BlackRock hires ex-UK finance chief as adviser
Osborne will advise on China’s economic reform and European politics
Former British finance minister George Osborne, who lost his job after Britain’s vote to leave the European Union, will join BlackRock as an adviser next month, the world’s largest asset manager said on Friday.
Osborne, 45, became the country’s youngest finance minister in more than 100 years when he was appointed in 2010 to spearhead an austerity drive by the Conservative-led government following the global financial crisis. He was widely considered a likely future prime minister.
A prominent campaigner for Britain to remain in the EU, Osborne remains a member of parliament.
Osborne will work as a part-time senior adviser to the BlackRock Investment Institute, an arm of the asset manager that serves as a think tank on investment strategy.
In its recent outlook for 2017, the group warned about “a forest fire of populism around the world,” and said that it may become increasingly hard to generate high returns from investing.
Osborne resigned as finance minister shortly after the June “Brexit” vote that roiled markets.
“George has a unique and invaluable perspective on the issues that are shaping our world today,” BlackRock Chief Executive Larry Fink said in a statement.
Osborne will advise on European politics, Chinese economic reform, and the impact of low investment yields and other trends on retirement planning, according to the statement.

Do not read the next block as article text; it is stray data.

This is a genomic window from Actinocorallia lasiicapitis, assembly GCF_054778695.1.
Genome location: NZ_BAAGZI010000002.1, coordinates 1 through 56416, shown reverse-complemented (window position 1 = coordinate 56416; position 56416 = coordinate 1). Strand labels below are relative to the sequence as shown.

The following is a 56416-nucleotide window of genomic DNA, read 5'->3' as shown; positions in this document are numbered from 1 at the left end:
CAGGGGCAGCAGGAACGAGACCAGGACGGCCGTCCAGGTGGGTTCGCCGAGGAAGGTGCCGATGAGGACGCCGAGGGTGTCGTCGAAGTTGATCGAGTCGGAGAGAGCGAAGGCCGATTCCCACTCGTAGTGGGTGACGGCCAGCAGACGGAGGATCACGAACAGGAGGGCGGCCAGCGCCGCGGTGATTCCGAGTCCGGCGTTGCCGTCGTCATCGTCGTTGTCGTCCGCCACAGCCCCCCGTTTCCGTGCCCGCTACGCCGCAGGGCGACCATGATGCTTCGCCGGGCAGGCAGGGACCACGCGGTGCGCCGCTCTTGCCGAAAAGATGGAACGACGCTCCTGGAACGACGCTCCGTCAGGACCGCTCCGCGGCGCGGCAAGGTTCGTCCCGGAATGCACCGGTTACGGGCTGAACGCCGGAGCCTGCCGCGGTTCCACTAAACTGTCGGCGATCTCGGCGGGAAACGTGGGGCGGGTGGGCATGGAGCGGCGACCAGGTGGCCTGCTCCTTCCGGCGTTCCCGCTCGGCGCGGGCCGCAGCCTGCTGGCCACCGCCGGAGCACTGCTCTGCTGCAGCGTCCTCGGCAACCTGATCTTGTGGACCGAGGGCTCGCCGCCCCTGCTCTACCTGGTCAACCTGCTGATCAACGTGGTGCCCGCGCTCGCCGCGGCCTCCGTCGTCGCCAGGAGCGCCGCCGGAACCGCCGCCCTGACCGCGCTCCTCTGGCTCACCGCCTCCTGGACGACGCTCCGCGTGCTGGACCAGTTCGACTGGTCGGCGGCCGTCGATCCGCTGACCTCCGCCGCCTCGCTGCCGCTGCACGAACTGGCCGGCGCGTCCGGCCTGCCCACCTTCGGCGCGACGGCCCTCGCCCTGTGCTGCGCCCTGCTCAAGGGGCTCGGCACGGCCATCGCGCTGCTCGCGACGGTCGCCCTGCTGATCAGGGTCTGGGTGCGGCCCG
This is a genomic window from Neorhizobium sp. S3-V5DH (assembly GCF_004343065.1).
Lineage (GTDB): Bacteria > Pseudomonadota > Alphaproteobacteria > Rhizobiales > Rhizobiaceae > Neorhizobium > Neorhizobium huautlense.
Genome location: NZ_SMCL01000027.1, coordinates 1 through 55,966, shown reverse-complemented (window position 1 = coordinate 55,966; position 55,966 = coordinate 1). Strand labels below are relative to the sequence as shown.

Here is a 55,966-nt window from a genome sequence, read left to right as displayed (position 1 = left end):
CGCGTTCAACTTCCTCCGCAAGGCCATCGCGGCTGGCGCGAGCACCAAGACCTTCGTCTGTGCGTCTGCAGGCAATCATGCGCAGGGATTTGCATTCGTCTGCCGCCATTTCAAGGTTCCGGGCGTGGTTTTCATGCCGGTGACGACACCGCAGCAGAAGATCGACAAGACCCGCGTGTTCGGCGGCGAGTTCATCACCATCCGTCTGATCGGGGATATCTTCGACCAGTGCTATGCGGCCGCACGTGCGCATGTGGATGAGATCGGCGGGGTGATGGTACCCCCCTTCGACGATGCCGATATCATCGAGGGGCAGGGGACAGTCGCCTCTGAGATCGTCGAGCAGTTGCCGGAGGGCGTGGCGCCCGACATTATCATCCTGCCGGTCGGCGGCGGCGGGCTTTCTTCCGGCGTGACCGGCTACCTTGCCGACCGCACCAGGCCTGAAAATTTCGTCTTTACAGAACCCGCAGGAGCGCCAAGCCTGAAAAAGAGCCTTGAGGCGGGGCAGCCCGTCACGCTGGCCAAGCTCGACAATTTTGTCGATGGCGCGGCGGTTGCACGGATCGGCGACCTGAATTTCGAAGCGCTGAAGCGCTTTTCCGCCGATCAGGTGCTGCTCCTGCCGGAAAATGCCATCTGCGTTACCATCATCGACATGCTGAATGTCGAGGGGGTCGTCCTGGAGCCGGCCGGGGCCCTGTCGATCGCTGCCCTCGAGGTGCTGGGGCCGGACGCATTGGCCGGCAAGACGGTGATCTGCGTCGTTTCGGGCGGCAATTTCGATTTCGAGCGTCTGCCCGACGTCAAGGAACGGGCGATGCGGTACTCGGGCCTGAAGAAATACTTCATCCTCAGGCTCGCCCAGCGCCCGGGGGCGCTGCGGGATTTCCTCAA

The role was approved by the British government’s Advisory Committee on Business Appointments on the condition that Osborne did not draw on privileged information he received as finance minister and that he refrain from personally lobbying the government on behalf of BlackRock or its clients until July 2019.
“It will be written into your contract that you will not be expected to be involved in any work for, or seek work with, the UK Government,” a letter from the committee said.
BlackRock managed US$5.1 trillion at December 31.
Osborne’s appointment continues a long tradition of high-profile political appointments to financial firms. Former prime minister Gordon Brown sits on the global advisory board at investment manager Pacific Investment Management Co (Pimco) as does former US Federal Reserve Chairman Ben Bernanke. Brown’s predecessor Tony Blair joined JPMorgan Chase & Co in 2008 shortly after leaving office.
Former British foreign minister William Hague was appointed senior adviser to Wall Street bank Citigroup earlier this week.